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500 Canadian Spitfire Pilots (KIA / FA) Added to Site!

2015-11-28

Thanks to Mr. Halliday (Distinguished Canadian Military Historian) who provided a database of all Canadian (RCAF / RAF) pilots who died in WWII. Most were KIA (operational), but a large number died in flying accidents (FA). We have thus added 500 Spitfire pilots to the database. The database as provided included all aircraft types (I wrote some code to filter for Spitfire), and, each row in the database included a key piece of information we were after -- the aircraft serial number flown, along with name, rank, squadron, date, burial location, home province (there are some as USA -- Americans who joined via Canada), marital status, and, how this pilot was killed (e.g. KIA, FA).

(Photo: Photo by Department of National Defence, PMR 76-212).

Because of this import, others can come along and fill in even more information using our wiki, i.e. images, comments / questions (users can "follow" a pilot twitter style and get informed when a question is asked / answered), additional text, and, more. We'd love to know more about each pilot, their pre-war activity, their home-town, and more of their training and operational histories. These pilots and aircrew had their young lives interrupted and became warriors. Each has a story and many went onto do amazing things after the war -- we'd love to capture that information as well.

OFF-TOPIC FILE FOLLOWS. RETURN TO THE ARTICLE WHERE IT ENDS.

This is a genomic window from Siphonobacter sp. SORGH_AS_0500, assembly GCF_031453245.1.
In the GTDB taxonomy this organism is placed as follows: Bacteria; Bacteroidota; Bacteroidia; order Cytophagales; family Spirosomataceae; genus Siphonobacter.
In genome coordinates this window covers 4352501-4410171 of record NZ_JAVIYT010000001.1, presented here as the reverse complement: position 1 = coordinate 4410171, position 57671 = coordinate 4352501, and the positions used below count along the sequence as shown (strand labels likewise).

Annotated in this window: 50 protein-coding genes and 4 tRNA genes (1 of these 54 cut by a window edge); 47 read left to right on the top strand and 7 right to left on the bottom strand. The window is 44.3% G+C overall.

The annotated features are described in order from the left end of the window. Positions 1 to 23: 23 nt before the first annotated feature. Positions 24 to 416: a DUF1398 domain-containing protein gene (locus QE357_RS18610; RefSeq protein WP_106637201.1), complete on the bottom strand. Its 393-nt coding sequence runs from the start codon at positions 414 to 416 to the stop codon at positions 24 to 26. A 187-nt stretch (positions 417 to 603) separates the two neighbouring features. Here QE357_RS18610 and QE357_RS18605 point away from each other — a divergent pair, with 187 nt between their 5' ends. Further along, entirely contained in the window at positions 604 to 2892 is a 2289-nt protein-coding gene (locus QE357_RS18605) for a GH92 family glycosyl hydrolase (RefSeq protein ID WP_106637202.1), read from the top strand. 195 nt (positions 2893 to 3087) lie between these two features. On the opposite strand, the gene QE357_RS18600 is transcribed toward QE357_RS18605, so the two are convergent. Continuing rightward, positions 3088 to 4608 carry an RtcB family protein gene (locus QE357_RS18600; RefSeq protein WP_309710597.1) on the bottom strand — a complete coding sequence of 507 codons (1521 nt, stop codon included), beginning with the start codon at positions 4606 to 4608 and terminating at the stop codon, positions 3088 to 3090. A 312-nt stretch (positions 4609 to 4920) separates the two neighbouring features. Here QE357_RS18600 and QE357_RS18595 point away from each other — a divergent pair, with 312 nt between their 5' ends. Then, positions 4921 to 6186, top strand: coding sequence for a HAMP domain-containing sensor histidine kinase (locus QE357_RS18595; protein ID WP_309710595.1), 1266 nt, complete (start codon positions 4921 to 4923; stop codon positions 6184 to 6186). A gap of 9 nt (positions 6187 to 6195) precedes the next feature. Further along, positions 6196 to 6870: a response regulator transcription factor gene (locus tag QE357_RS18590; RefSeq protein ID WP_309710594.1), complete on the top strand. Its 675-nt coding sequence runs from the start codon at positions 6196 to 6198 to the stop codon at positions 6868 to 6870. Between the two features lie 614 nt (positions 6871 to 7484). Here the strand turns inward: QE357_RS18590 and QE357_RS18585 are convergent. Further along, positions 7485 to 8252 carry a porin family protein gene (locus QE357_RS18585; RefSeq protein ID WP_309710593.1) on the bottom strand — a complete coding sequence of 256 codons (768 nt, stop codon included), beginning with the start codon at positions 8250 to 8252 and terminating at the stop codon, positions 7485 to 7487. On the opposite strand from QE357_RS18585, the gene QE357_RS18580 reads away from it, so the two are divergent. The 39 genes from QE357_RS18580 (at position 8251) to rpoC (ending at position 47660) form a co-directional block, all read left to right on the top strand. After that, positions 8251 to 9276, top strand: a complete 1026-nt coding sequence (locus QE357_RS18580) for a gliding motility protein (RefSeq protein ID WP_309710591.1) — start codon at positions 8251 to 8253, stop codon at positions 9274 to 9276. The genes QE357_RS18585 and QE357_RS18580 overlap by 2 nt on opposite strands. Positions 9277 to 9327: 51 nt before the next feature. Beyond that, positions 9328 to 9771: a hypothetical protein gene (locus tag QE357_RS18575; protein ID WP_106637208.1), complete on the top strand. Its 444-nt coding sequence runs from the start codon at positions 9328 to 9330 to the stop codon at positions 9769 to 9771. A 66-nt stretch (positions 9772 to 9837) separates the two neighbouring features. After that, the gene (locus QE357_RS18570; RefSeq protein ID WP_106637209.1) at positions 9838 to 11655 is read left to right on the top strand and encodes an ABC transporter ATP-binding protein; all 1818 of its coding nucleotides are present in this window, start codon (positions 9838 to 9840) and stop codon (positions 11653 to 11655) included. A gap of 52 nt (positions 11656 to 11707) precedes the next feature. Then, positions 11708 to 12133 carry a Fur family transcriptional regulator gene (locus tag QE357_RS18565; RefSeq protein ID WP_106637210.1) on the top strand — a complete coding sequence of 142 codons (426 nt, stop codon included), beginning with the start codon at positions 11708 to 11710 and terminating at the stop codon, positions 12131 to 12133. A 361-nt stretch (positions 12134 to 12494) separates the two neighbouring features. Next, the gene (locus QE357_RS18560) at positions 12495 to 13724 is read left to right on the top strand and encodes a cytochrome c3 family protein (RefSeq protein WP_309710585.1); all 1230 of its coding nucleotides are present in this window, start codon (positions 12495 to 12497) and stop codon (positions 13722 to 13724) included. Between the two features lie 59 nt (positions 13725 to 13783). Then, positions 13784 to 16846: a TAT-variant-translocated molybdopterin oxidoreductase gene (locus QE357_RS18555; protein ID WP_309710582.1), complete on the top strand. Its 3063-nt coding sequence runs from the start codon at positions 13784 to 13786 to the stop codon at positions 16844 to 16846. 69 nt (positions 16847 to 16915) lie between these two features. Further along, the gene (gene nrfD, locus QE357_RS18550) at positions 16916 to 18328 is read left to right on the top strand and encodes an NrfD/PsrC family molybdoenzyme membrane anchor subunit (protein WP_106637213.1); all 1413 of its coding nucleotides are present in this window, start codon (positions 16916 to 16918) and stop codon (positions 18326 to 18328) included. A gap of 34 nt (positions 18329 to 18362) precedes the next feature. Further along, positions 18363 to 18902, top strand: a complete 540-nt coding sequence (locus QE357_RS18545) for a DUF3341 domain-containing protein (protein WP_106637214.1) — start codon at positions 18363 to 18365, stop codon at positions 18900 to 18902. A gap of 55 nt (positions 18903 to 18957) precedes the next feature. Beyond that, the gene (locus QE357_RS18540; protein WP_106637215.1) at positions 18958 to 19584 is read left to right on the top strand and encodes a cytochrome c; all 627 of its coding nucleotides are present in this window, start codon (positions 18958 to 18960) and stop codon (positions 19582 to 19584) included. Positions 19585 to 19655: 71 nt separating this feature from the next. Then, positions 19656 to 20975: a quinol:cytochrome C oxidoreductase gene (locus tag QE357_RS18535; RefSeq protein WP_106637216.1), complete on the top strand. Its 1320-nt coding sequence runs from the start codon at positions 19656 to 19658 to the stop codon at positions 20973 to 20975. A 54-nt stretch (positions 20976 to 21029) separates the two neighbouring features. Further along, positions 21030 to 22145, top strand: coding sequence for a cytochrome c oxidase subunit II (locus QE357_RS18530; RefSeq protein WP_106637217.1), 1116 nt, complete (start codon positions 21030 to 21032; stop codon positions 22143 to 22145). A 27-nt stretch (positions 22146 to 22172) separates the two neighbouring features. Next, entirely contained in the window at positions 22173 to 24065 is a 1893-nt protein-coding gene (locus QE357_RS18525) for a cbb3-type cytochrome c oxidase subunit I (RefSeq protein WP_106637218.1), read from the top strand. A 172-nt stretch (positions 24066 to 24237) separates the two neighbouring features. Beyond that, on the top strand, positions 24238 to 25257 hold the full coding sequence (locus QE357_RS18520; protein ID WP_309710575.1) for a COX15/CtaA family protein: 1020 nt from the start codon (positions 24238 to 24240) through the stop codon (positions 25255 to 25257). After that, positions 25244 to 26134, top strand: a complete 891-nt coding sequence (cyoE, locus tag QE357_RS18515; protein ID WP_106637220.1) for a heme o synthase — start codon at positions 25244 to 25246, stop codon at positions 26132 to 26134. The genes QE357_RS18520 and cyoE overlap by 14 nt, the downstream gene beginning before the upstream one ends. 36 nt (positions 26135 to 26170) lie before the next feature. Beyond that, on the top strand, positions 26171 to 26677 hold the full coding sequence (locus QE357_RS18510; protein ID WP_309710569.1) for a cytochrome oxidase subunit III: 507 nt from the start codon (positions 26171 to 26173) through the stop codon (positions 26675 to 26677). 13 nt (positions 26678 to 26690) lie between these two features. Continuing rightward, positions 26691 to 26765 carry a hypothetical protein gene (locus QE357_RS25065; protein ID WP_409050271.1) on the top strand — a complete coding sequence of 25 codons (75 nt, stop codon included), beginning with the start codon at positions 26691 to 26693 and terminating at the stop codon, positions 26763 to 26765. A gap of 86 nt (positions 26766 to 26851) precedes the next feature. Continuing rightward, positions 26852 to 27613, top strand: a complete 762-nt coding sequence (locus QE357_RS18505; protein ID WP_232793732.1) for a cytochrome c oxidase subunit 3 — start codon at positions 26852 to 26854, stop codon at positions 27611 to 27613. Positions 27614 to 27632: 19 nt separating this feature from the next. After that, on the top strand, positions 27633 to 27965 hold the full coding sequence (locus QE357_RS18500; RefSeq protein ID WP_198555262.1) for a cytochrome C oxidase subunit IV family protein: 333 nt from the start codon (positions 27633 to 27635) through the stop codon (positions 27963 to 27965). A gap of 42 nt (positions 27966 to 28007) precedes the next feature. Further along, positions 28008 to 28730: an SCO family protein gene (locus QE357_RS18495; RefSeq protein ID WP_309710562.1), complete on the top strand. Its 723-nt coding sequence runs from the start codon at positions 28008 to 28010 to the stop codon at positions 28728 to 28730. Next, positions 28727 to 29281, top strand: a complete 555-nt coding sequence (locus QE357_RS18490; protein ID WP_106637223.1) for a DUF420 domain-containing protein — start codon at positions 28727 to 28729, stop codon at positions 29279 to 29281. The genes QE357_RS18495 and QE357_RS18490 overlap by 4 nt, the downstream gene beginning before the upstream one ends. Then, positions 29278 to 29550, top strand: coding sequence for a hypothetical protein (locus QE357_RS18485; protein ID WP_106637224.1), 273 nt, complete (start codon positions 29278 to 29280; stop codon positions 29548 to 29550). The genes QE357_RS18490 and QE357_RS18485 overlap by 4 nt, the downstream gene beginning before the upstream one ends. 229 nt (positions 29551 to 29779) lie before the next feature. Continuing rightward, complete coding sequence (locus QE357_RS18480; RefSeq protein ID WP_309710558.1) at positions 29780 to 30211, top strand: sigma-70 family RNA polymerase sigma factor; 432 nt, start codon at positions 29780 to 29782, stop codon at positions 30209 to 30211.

It was relatively simple to write code to parse the existing data to be added to our database. What we lack however is the full story for each pilot, what they did before the war, their previous postings, and any supporting web links that may help fill in the gaps. So if you've read a good article or web page on a spitfire pilot, come back here to add that link to the pilot's page, and if the pilot is not in the database, add the pilot. It only takes a minute.

The fact that most records provided an aircraft serial number makes for fascinating research. One can now click through to the aircraft flown, and then see the full timeline and history of that aircraft, what type it was, images, videos if any, and who else flew it. That's a world first for aviation history and if users like this type of functionality, please drop me a line, and, let me know what else should be added. You are the experts.

If other national databases exist, or, if someone is in possession of similar information to the above, I'd be glad to parse that into the database, it's usually the best way to get other people adding even more as family members and enthusiasts find the pilot listing in time.

Kurt
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